French Government Blocks Yahoo! Deal with Dailymotion

Arnaud Montebourg in Toulouse. Photo: Jackolan1 for Wikimedia Commons

Arnaud Montebourg in Toulouse. Photo: Jackolan1 for Wikimedia Commons

Arnaud Montebourg, French minister of industrial renewal, has blocked Yahoo! from buying a 75 percent stake in French video website Dailymotion. The move is a symbolic declaration of patriotism from the French government, who wants to protect one of France’s biggest start-up companies.

Montebourg told the Wall Street Journal that he would not let Dailymotion be owned primarily by an American company. “You don’t know what you’re doing,” he said. According to Montebourg, the French ministry wants to “make sure Dailymotion’s international development happens in the best possible conditions.”

Montebourg and his colleagues had said they would consider a deal, but only if it did not give Yahoo majority control. His block stopped a provisional deal worth 227 million euros (300 million dollars) that Telecom, Dailymotion’s owner, and Yahoo! had signed in April. Yahoo! has declined to comment on Montebourg’s refusal.

Dailymotion, a video-sharing platform similar to Youtube, was founded in 2005 by two French entrepreneurs. It is now Europe’s largest video-sharing network, with 2.5 billion videos viewed each month.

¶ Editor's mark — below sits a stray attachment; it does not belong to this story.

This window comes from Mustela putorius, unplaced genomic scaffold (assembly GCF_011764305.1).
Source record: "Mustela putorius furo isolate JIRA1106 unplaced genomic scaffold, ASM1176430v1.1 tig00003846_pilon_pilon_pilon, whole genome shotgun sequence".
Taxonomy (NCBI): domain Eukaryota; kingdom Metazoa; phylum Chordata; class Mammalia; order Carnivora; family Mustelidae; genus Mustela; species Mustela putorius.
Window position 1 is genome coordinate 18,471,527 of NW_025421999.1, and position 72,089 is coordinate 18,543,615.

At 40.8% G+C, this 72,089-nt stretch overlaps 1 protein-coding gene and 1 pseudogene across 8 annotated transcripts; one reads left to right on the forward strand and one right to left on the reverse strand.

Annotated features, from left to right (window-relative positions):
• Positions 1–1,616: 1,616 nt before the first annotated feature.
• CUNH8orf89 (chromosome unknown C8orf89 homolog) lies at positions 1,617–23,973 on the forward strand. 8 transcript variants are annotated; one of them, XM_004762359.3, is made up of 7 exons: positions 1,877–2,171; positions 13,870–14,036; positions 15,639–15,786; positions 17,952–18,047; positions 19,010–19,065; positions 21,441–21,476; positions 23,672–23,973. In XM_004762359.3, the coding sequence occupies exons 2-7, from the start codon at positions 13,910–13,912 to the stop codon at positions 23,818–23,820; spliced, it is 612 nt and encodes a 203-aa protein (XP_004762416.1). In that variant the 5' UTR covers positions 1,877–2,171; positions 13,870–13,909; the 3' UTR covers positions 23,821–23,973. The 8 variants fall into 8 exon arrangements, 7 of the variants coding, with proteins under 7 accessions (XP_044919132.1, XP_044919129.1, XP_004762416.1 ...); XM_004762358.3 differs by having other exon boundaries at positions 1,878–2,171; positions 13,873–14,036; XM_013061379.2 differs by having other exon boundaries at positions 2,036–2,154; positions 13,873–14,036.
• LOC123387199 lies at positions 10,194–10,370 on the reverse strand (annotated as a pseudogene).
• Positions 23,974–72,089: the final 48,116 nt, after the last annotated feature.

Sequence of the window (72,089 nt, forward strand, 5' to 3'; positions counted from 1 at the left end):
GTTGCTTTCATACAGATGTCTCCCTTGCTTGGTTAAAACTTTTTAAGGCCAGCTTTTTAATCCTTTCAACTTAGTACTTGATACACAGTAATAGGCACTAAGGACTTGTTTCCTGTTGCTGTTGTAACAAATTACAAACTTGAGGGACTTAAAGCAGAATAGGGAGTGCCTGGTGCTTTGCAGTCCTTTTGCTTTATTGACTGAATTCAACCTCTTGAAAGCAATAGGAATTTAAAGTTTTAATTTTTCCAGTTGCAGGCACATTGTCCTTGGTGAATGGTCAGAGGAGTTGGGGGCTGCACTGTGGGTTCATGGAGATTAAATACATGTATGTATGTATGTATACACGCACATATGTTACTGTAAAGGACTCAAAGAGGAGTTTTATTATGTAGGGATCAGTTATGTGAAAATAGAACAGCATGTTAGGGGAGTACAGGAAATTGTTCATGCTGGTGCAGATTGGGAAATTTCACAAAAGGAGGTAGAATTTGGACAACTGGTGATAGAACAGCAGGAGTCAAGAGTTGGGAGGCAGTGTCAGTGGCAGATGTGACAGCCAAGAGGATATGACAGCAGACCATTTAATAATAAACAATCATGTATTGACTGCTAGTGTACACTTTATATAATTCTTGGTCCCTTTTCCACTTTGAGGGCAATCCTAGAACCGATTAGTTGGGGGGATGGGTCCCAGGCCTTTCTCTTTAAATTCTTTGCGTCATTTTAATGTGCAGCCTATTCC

France’s move to assert control over the digital economy comes at a strategic point for the country, and Montebourg’s refusal to sell has been criticized by several French business leaders, who say that Montebourg is downgrading France in foreign investors’ eyes.

“Montebourg is sending a bad and wrong signal to international investors,” said Jean-David Chamboredon, president of ISAI, a fund that invests in French start-ups.

The deal would certainly have proven beneficial for both Dailymotion and Yahoo!, as the former needs Yahoo!’s financial prowess to compete with Youtube in the American sector. Yahoo!, on the other hand, would benefit from the positive publicity of the deal to reestablish their significance in the digital world, especially considering Google’s burgeoning power.

For now, Dailymotion remains on the market and will have to shoulder on without Yahoo!’s help for advertising revenue.




  1. […] in the government was viewed as precarious by some after a disagreement over whether or not to sell Dailymotion to Yahoo!. Moscovici wanted the company to be sold for profit, while Productive Recovery Minister […]

  2. […] Pellerin, currently in the middle of reconciliation approaches with the Silicon Valley–after the French state blocked the acquisition of Dailymotion by Yahoo–declared, “we realize, maybe a little too late, that it would have been better to be less […]

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